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Arshad S, Kilgore P, Chaudhry ZS, et al. Treatment with hydroxychloroquine, azithromycin, and combination in patients hospitalized with COVID-19 [published online ahead of print, 2020 Jul 2]. Int J Infect Dis. 2020;97:396-403. doi:10.1016/j.ijid.2020.06.099C

Significance: The United States is in an acceleration phase of the COVID-19 pandemic. Currently there is no known effective therapy or vaccine for treatment of SARS-CoV-2, highlighting urgency around identifying effective therapies.

Objective: The purpose of this study was to evaluate the role of hydroxychloroquine therapy alone and in combination with azithromycin in hospitalized patients positive for COVID-19.

Design: Multi-center retrospective observational study.

Setting: The Henry Ford Health System (HFHS) in Southeast Michigan: large six hospital integrated health system; the largest of hospitals is an 802-bed quaternary academic teaching hospital in urban Detroit, Michigan.

Participants: Consecutive patients hospitalized with a COVID-related admission in the health system from March 10, 2020 to May 2, 2020 were included. Only the first admission was included for patients with multiple admissions. All patients evaluated were 18 years of age and older and were treated as inpatients for at least 48h unless expired within 24h.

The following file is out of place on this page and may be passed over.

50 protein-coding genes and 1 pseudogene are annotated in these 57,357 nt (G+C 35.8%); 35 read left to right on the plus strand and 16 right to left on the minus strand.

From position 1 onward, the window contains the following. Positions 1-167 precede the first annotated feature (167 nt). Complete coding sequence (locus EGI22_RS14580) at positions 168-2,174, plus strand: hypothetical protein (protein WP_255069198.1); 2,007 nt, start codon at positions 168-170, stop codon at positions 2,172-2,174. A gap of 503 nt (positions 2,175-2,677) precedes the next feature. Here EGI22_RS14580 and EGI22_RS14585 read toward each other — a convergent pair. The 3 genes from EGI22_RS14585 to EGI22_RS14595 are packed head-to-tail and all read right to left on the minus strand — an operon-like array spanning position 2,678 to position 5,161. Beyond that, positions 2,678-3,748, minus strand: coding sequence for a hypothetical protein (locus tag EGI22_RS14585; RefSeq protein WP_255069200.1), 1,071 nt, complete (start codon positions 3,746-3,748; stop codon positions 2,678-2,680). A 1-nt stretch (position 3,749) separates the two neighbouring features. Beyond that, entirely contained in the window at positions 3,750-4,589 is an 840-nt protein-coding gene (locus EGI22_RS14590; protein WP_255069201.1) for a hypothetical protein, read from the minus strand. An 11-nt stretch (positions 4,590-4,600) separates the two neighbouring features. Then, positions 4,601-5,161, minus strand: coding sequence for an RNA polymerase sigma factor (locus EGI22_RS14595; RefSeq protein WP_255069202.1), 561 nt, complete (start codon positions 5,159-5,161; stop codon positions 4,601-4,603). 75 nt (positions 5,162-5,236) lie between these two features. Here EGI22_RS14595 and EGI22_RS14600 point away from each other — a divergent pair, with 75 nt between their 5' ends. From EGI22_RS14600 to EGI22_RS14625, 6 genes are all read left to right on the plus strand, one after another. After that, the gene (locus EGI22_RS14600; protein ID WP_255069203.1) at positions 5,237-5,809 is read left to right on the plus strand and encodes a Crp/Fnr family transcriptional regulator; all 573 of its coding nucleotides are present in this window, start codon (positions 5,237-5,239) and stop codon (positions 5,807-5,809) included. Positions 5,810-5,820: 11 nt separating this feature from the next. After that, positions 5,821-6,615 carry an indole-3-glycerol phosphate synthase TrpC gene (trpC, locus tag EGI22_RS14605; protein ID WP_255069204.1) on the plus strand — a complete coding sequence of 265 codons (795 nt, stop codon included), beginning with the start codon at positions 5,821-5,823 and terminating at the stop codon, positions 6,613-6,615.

Exposure: Receipt of hydroxychloroquine alone, hydroxychloroquine in combination with azithromycin, azithromycin alone, or neither.

Main outcome: The primary outcome was in-hospital mortality.

Results: Of 2,541 patients, with a median total hospitalization time of 6 days (IQR: 4-10 days), median age was 64 years (IQR:53-76 years), 51% male, 56% African American, with median time to follow-up of 28.5 days (IQR:3-53). Overall in-hospital mortality was 18.1% (95% CI:16.6%-19.7%); by treatment: hydroxychloroquine+azithromycin, 157/783 (20.1% [95% CI: 17.3%-23.0%]), hydroxychloroquine alone, 162/1202 (13.5% [95% CI: 11.6%-15.5%]), azithromycin alone, 33/147 (22.4% [95% CI: 16.0%-30.1%]), and neither drug, 108/409 (26.4% [95% CI: 22.2%-31.0%]). Primary cause of mortality was respiratory failure (88%); no patient had documented torsades de pointes. From Cox regression modeling, predictors of mortality were age>65 years (HR:2.6 [95% CI:1.9-3.3]), white race (HR:1.7 [95% CI:1.4-2.1]), CKD (HR:1.7 [95%CI:1.4-2.1]), reduced O2 saturation level on admission (HR:1.5 [95%CI:1.1-2.1]), and ventilator use during admission (HR: 2.2 [95%CI:1.4-3.3]). Hydroxychloroquine provided a 66% hazard ratio reduction, and hydroxychloroquine+azithromycin 71% compared to neither treatment (p<0.001).

Conclusions and relevance: In this multi-hospital assessment, when controlling for COVID-19 risk factors, treatment with hydroxychloroquine alone and in combination with azithromycin was associated with reduction in COVID-19 associated mortality. Prospective trials are needed to examine this impact.

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